According to the Intergovernmental Panel on Climate Change’s (IPCC’s) Special Report Global Warming of 1.5°C, a near-total reduction in the use of coal and other fossil fuels for electricity generation by 2050 is necessary if the temperature goal of the Paris Agreement is to be reached, with reductions of approximately two-thirds by 2030. The G20 countries are the biggest users and exporters of coal. Therefore, it is of particular importance that they embark on a process of phasing out coal.

In its new G20 coal brief, Climate Transparency compares the role of coal in G20 countries and their actions taken to phase out coal based on different indicators.

Role of coal in G20 countries

  • About 30% of the primary energy supply of the G20 countries is derived from coal. In many G20 countries coal is the largest contributor to greenhouse gas emissions. Within the G20, South Africa (68%), China (64%), India (44%) and Australia (33%) have the highest coal share in domestic primary energy supply. It is even higher in their electricity mix.
  • Absolute energy supply from coal in the G20 as a whole has been more or less constant between 2012 and 2017, with only a negligible decrease of 0.9%. While the share of renewables in the G20 energy mix increased, economic development and rising energy demand have driven up coal use simultaneously in nine G20 countries, particularly in Asia. In the United Kingdom, Italy, the European Union, France, the United States and Canada absolute coal supply decreased rapidly between 2012 and 2017. Reasons for this decrease vary from country to country: air quality and climate policies, coal phase-out commitments, carbon pricing, reduced costs of renewables and abundant supply of natural gas have played a role.
  • Declining global coal demand will hit the largest G20 coal exporters the hardest – i.e. Australia (37% of global coal exports in 2017), Indonesia (16%), Russia (12%), the United States (9%) and South Africa (5%). Export revenues and related taxes are often used to subsidise domestic coal power prices, establish infrastructure in coal regions and employ workers. Coal exporters thus need to anticipate the transition and plan to manage it.
  • Most G20 countries are currently constructing additional coal plants and/or are planning to do so, thus running the risk of stranded assets. The biggest additions in new coal capacity are planned (or are already under construction) in China (199 GW), India (94 GW), Turkey (37 GW) and Indonesia (27 GW). Turkey is to roughly triple its existing coal capacity and Indonesia to is to double it.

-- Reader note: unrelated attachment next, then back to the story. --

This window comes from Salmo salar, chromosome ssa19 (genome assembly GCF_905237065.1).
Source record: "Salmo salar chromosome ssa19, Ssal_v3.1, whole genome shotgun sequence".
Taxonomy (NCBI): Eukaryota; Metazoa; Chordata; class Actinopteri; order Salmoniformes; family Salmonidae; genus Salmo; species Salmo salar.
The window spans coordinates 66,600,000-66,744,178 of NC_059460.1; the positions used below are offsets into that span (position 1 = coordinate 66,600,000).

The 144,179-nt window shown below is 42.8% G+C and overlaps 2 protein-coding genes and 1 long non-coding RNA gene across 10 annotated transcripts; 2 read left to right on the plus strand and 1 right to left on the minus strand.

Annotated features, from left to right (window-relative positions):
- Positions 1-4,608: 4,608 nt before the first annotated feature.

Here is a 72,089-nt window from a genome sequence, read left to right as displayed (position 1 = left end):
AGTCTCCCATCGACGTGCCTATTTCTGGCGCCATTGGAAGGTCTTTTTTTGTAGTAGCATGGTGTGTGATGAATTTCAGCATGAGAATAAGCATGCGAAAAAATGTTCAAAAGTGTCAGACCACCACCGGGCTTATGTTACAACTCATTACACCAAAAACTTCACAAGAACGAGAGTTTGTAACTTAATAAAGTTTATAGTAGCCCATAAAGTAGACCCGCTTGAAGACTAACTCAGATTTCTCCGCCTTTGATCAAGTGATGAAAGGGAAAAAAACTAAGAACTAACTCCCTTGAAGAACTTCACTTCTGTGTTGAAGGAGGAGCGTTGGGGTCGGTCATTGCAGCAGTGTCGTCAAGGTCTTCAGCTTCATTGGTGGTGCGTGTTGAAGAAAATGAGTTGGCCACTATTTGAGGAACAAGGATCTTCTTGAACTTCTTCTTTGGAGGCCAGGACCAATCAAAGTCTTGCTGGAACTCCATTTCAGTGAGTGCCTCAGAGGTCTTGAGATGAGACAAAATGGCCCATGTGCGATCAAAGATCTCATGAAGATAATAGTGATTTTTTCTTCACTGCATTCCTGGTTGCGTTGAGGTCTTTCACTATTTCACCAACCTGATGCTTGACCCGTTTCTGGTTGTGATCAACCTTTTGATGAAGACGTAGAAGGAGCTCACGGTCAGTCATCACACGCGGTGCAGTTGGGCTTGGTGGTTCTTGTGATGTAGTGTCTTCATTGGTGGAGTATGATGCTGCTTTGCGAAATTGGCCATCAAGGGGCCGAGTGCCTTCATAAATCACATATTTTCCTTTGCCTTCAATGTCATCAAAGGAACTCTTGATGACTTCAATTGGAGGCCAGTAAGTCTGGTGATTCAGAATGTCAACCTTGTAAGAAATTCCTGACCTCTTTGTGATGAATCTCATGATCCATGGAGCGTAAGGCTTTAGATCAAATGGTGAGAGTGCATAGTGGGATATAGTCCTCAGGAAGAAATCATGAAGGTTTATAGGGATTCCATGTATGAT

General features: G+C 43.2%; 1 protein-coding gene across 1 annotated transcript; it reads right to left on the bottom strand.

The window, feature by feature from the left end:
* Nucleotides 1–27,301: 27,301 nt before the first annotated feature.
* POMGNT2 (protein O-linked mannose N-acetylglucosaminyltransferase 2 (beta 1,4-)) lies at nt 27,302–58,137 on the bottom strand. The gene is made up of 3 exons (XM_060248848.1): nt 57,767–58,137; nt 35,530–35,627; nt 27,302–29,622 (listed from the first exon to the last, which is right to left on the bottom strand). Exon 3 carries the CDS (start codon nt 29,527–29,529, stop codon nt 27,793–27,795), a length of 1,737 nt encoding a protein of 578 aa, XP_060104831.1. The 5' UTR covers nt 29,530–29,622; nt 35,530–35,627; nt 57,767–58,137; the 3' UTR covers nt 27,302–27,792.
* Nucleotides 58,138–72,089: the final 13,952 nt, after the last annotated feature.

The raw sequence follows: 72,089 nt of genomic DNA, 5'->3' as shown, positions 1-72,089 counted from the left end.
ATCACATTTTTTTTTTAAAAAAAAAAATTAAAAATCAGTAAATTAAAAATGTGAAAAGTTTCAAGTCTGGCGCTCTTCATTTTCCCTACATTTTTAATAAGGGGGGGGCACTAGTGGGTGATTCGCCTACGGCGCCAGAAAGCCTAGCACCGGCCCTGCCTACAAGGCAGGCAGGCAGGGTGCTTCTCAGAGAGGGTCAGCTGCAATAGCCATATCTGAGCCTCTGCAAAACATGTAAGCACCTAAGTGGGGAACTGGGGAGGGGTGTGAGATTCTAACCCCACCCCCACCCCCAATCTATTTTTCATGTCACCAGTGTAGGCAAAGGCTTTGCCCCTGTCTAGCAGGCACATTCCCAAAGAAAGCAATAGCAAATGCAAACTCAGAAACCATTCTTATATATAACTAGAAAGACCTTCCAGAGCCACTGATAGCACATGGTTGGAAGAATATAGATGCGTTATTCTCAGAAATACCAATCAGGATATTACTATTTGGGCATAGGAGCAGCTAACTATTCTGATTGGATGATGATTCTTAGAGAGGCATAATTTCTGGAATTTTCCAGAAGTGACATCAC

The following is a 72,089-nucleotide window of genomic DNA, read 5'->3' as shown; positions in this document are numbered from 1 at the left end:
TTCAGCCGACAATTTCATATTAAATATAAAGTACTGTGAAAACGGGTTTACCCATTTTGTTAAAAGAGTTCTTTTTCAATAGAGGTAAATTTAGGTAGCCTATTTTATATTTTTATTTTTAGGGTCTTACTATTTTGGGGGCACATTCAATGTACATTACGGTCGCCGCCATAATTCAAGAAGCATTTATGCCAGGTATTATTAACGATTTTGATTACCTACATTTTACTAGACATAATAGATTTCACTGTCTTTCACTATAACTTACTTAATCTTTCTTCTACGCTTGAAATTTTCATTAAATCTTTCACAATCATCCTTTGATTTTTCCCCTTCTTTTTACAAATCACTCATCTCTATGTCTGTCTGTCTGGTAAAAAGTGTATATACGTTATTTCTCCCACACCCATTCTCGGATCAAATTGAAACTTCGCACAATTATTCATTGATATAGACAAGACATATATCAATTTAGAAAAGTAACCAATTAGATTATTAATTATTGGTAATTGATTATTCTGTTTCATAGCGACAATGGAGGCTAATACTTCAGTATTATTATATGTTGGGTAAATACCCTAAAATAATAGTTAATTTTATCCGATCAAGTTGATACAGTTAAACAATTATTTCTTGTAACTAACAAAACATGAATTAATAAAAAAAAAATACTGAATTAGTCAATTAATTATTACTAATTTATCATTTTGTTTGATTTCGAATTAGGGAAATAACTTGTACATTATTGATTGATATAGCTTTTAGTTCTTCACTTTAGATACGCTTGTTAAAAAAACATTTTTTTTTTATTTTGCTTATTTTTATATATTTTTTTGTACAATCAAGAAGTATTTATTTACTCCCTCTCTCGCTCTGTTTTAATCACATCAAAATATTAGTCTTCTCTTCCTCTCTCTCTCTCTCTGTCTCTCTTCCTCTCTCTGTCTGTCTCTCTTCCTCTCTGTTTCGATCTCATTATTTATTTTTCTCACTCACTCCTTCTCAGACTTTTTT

• G20 governments continue to provide at least US$39 billion of government support per year for the production of coal, including coal-fired power. This is through fiscal support measures (tax breaks and budgetary support), public finance and investment by state-owned mining and utility companies. This is an underestimate as it is not possible to capture or quantify many measures and projects. The largest overseas financiers of coal are China, Japan and South Korea. China’s public finance institutions have financed at least 27 GW of coal plants overseas (and in future will finance 24 GW), Japan’s 20 GW (future finance: 4 GW) and South Korea’s 10 GW (future finance: 3 GW).

G20 actions to phase out coal

  • Canada, France, Italy and the United Kingdom lead the G20 with Paris-compatible plans for phasing out coal before or by 2030. In Germany, the Commission on Growth, Structural Change and Employment recommended phasing out coal by 2038 – a crucial achievement, but not aligned with the Paris Agreement. The G20 countries with the highest use of coal, highest coal exports or highest planned coal capacity are lacking any action to reduce coal production and use (Australia, Indonesia, Japan, South Korea, Turkey) and/or a long-term vision to phase out coal (India, China and South Africa).
  • In advancing renewable energies, several of the G20’s big coal consumers or exporters –Australia, China, Indonesia, South Africa and Turkey – are rated low according to a rating of Climate Transparency’s Brown to Green Report 2018 based on the Allianz Climate & Energy Monitor. The combined scoring looks at the level of ambition of renewable energy targets against a pathway towards full decarbonisation in 2050 and at whether there is an adequate policy environment, including support policies and factors ensuring that projects are realised. Germany and India are the only G20 countries heavily reliant on coal that receive a high rating.
  • In various G20 countries, the debate on just transition has begun to involve workers, trade unions, operators and the regions affected. There are national or regional governmental initiatives to learn from in Australia, Canada, China, the European Union, France, Germany, Indonesia, South Africa and the United States.
  • The commitments of public finance institutions in G20 countries to end or restrict public spending for coal can be tracked via three categories: 1) Germany and the United Kingdom (and formerly the United States) are the only two G20 countries that announced that they would restrict coal financing in their role as shareholders of multilateral development banks (over and above the 2013 commitments of the World Bank Group, European Investment Bank and European Bank for Reconstruction and Development to restrict coal-fired power finance); 2) national development agencies and banks in Brazil, France, Germany, the United States and the United Kingdom are divesting from coal; 3) export credit agencies in all G20 OECD countries, except for Mexico, follow the OECD restrictions on financing for coalfired power plants – Canada’s, France’s and the United States’ export credit agency have in addition developed their own export policies.

Coal phase out in G20 countries – examples from India and Indonesia